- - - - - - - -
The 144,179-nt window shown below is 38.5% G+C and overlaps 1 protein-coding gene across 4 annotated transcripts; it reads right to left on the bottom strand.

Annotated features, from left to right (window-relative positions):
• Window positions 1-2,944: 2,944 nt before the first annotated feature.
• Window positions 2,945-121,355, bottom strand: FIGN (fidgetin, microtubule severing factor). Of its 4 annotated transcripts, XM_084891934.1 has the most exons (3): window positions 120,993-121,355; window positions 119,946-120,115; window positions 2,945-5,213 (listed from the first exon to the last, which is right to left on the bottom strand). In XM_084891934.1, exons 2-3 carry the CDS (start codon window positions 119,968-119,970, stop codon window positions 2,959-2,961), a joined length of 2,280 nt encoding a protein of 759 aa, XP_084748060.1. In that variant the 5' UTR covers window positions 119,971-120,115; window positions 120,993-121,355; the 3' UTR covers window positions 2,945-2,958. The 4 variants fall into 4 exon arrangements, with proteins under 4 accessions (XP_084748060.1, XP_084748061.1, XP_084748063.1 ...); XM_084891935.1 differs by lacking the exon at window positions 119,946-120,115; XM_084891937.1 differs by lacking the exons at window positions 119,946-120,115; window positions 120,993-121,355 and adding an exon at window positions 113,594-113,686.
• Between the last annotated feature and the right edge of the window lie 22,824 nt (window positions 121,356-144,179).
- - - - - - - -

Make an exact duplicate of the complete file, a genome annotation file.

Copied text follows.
The 144,179-nt window shown below is 38.5% G+C and overlaps 1 protein-coding gene across 4 annotated transcripts; it reads right to left on the bottom strand.

Annotated features, from left to right (window-relative positions):
• Window positions 1-2,944: 2,944 nt before the first annotated feature.
• Window positions 2,945-121,355, bottom strand: FIGN (fidgetin, microtubule severing factor). Of its 4 annotated transcripts, XM_084891934.1 has the most exons (3): window positions 120,993-121,355; window positions 119,946-120,115; window positions 2,945-5,213 (listed from the first exon to the last, which is right to left on the bottom strand). In XM_084891934.1, exons 2-3 carry the CDS (start codon window positions 119,968-119,970, stop codon window positions 2,959-2,961), a joined length of 2,280 nt encoding a protein of 759 aa, XP_084748060.1. In that variant the 5' UTR covers window positions 119,971-120,115; window positions 120,993-121,355; the 3' UTR covers window positions 2,945-2,958. The 4 variants fall into 4 exon arrangements, with proteins under 4 accessions (XP_084748060.1, XP_084748061.1, XP_084748063.1 ...); XM_084891935.1 differs by lacking the exon at window positions 119,946-120,115; XM_084891937.1 differs by lacking the exons at window positions 119,946-120,115; window positions 120,993-121,355 and adding an exon at window positions 113,594-113,686.
• Between the last annotated feature and the right edge of the window lie 22,824 nt (window positions 121,356-144,179).